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Java I/O by Elliotte Rusty Harold

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Marking and Resetting

It’s often useful to be able to read a few bytes and then back up and reread them. For example, in a Java compiler, you don’t know for sure whether you’re reading the token <, <<, or <<= until you’ve read one too many characters. It would be useful to be able to back up and reread the token once you know which token you’ve read. Compiler design and other parsing problems provide many more examples, and this need occurs in other domains as well.

Some (but not all) input streams allow you to mark a particular position in the stream and then return to it. Three methods in the java.io.InputStream class handle marking and resetting:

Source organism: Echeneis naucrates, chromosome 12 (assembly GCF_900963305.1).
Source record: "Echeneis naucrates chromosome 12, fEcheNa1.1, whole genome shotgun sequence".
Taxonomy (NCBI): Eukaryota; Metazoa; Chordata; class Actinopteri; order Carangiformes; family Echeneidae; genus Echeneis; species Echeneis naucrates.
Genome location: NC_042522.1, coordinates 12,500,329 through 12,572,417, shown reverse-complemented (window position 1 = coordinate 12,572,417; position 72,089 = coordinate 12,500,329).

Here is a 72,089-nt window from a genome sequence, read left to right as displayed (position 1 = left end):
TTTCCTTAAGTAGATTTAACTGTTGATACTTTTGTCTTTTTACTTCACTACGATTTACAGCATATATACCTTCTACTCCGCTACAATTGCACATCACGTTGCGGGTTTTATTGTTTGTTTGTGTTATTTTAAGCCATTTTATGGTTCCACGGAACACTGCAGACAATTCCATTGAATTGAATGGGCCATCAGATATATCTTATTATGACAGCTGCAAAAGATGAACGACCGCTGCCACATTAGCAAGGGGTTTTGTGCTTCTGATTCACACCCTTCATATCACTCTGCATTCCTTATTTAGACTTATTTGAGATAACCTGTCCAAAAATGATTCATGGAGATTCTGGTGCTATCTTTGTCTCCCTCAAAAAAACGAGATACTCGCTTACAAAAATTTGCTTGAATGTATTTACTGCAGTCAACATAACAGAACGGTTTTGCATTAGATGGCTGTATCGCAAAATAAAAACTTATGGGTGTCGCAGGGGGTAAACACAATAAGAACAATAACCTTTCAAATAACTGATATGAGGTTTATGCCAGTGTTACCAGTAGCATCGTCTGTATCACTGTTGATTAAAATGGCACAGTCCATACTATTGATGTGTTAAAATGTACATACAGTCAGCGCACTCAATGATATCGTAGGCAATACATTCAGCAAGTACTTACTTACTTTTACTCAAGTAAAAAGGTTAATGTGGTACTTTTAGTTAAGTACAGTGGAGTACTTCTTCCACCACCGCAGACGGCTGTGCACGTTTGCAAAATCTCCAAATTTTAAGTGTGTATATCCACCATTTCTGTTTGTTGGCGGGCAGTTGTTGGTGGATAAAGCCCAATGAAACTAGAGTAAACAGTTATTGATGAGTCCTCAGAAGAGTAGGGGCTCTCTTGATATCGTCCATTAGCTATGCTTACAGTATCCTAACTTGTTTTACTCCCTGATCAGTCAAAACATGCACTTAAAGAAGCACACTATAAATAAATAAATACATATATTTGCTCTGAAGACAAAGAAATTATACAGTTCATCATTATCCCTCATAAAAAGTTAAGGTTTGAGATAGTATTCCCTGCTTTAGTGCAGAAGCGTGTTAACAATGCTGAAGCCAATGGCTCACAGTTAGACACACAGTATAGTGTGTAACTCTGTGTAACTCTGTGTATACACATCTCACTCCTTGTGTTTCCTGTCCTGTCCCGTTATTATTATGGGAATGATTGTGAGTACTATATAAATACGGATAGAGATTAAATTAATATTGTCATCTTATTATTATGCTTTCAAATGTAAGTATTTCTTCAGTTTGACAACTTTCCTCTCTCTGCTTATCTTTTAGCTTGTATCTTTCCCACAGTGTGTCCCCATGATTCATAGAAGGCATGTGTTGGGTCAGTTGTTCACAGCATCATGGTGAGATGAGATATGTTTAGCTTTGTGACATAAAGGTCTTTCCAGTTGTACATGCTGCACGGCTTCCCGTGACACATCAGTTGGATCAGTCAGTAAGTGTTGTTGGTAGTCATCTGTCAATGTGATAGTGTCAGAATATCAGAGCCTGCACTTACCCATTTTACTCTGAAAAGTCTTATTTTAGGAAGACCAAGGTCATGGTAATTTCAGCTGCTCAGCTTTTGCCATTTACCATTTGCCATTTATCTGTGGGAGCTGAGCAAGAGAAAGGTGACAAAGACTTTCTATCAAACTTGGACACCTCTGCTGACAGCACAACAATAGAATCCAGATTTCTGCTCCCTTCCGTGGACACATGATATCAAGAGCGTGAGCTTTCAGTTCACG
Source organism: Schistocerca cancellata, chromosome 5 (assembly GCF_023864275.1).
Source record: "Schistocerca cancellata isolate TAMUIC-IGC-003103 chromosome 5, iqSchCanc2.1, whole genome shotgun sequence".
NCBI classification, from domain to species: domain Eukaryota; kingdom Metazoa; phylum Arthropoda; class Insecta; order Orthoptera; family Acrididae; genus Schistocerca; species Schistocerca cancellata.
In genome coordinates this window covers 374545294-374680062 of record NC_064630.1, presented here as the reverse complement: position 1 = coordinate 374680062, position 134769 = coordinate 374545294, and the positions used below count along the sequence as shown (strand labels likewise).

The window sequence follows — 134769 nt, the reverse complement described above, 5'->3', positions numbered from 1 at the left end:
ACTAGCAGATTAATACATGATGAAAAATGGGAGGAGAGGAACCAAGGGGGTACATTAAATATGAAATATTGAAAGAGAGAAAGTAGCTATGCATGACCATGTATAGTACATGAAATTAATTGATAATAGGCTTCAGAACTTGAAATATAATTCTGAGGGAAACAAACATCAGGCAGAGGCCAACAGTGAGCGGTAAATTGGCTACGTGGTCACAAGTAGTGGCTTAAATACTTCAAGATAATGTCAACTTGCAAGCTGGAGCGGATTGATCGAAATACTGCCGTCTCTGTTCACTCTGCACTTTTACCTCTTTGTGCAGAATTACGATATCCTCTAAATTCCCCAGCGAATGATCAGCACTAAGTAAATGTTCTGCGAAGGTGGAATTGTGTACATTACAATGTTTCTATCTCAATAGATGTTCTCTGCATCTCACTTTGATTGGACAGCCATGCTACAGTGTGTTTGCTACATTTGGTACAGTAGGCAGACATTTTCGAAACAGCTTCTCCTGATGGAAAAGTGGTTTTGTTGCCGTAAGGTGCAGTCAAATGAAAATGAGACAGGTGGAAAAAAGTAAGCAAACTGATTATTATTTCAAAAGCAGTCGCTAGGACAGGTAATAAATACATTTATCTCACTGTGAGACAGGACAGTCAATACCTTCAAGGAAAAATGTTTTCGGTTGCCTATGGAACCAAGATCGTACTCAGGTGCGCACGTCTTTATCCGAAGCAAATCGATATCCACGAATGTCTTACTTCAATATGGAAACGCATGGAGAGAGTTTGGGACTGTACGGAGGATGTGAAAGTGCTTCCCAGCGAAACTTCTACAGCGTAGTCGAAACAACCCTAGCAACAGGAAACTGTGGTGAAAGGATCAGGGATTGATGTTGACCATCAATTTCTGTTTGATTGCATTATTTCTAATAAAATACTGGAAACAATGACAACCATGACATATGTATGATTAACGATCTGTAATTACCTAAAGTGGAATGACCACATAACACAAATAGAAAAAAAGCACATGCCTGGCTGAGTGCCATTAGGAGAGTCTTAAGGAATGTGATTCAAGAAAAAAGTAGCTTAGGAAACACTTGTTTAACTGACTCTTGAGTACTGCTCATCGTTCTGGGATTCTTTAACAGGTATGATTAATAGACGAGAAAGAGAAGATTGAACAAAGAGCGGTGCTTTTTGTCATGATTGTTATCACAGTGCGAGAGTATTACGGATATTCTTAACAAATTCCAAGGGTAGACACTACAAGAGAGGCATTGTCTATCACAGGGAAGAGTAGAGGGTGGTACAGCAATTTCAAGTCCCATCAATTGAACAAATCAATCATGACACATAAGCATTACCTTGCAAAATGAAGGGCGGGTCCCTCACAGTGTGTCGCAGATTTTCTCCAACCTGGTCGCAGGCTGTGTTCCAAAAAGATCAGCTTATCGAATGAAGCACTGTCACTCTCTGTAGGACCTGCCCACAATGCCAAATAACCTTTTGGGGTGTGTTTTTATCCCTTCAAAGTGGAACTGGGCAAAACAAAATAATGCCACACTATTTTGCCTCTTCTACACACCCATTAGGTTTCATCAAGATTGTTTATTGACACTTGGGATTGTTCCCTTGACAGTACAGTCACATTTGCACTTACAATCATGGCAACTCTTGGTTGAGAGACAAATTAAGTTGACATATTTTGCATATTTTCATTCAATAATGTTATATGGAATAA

public synchronized void mark(int readLimit)
public synchronized void reset() throws IOException
public boolean markSupported()

The boolean markSupported() method returns true if this stream supports marking and false if it doesn’t. If marking is not supported, reset() throws an IOException and mark() does nothing. Assuming the stream does support marking, the mark() method places a bookmark at the current position in the stream. You can rewind the stream to this position later with reset() as long as you haven’t read more than readLimit bytes. There can be only one mark in the stream at any given time. Marking a second location erases the first mark.

The only two input stream classes in java.io that always support marking are BufferedInputStream (of which System.in is an instance) and ByteArrayInputStream. However, other input streams, ...

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